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I was with you up till here.  I don't think 'become' would naturally be
treated any differently than 'be.'

I still find it weird to use erg/abs for anything where there isn't a
distinct heirarchy of agency/patiency (Someone is doing something to
someone else).  I don't see there being an agency/patiency heirarchy in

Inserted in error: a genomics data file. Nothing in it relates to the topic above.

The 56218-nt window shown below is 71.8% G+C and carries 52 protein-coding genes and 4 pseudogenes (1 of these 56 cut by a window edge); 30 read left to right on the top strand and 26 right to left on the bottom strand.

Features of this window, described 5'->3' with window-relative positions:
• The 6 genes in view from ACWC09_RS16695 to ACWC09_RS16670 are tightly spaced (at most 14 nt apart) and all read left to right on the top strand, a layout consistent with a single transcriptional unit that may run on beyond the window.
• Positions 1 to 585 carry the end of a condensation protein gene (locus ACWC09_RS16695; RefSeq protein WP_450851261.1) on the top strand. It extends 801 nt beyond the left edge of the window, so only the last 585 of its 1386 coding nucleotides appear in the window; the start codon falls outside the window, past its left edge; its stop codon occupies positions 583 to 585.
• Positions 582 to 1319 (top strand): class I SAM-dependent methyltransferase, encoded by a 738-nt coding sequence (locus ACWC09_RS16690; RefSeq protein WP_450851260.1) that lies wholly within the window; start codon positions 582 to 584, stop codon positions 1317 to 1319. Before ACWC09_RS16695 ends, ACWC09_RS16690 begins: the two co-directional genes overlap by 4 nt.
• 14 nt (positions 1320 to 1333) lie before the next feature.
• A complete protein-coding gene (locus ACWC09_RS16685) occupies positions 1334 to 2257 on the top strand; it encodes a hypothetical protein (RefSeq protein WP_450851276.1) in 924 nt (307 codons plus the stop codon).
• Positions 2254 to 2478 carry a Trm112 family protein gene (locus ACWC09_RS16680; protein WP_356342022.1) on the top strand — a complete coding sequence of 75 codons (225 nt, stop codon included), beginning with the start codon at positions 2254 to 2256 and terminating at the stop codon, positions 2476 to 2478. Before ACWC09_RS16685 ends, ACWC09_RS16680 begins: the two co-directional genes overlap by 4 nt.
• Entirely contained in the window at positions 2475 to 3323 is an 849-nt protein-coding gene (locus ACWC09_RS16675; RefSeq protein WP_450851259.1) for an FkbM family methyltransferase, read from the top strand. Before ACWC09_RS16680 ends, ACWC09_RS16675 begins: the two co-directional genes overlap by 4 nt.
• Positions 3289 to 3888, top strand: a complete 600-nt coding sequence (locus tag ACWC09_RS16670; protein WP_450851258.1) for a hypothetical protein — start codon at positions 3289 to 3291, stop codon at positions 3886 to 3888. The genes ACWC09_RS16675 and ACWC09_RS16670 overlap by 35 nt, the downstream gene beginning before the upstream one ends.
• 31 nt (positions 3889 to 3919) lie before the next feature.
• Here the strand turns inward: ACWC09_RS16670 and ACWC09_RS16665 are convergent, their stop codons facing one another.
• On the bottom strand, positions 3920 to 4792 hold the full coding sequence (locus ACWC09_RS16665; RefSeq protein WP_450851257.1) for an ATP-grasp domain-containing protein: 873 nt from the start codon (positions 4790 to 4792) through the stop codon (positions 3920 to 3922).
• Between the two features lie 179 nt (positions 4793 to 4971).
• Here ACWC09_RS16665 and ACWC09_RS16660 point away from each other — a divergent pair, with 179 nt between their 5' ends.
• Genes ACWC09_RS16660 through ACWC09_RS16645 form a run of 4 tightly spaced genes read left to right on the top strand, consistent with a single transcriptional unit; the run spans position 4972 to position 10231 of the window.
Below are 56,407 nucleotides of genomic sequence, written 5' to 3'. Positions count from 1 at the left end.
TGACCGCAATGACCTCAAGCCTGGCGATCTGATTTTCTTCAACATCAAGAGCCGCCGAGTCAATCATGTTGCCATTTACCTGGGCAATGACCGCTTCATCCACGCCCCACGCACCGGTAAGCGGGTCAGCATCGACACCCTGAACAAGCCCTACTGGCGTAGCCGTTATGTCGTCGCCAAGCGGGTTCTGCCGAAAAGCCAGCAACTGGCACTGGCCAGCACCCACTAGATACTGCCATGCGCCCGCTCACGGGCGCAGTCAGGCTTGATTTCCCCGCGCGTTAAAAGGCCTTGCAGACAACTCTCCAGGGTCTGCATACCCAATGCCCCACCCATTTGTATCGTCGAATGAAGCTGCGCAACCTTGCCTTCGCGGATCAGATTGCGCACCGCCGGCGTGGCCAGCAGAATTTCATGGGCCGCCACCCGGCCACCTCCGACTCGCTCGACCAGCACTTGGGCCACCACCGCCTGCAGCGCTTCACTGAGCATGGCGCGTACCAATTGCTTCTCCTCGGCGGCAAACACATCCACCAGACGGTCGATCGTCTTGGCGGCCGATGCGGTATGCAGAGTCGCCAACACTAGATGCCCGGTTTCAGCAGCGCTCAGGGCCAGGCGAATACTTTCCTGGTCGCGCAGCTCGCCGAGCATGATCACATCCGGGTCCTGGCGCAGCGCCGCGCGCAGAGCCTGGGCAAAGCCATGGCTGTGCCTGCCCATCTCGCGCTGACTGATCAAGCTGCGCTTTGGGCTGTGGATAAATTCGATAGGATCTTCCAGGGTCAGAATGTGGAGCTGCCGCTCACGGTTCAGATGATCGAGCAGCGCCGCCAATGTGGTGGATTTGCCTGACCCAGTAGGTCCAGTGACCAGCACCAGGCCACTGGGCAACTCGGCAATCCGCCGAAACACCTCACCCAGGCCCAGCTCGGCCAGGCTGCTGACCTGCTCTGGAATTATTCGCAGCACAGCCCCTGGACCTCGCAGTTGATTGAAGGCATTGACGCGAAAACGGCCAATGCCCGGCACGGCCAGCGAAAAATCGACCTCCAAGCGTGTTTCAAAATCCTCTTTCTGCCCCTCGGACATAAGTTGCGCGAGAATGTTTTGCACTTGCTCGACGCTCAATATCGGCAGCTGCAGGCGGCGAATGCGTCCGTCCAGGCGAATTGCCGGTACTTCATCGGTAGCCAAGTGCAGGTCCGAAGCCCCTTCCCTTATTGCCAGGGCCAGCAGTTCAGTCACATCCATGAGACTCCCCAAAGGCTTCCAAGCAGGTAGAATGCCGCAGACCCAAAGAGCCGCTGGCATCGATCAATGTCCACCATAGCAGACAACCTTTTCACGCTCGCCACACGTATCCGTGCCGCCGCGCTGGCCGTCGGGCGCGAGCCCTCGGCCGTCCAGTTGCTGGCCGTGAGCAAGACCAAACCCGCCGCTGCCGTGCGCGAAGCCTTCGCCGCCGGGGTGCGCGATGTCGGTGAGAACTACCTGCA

'become' any more than 'be' (or for that matter 'seem' or 'remain' or any
such linking verb).

Ed

On Tue, 20 Feb 2001, Nik Taylor wrote:

> Or, maybe in Patrick's language, the verb meaning "be" originally meant
> something like "become", which would then be more sensible to use
> ergative and absolutive, and it could've kept the cases, even after it
> came to mean "be".